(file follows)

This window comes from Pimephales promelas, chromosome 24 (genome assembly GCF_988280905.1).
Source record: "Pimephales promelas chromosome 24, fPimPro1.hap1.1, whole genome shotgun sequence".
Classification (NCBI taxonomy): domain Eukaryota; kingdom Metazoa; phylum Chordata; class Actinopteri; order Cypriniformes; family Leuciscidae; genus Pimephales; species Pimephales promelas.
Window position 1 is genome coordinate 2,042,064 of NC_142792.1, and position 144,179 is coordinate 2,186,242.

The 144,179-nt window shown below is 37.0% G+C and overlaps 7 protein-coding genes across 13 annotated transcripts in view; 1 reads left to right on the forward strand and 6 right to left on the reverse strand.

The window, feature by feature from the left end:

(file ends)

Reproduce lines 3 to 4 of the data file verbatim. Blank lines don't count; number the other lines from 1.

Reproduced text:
Classification (NCBI taxonomy): domain Eukaryota; kingdom Metazoa; phylum Chordata; class Actinopteri; order Cypriniformes; family Leuciscidae; genus Pimephales; species Pimephales promelas.
Window position 1 is genome coordinate 2,042,064 of NC_142792.1, and position 144,179 is coordinate 2,186,242.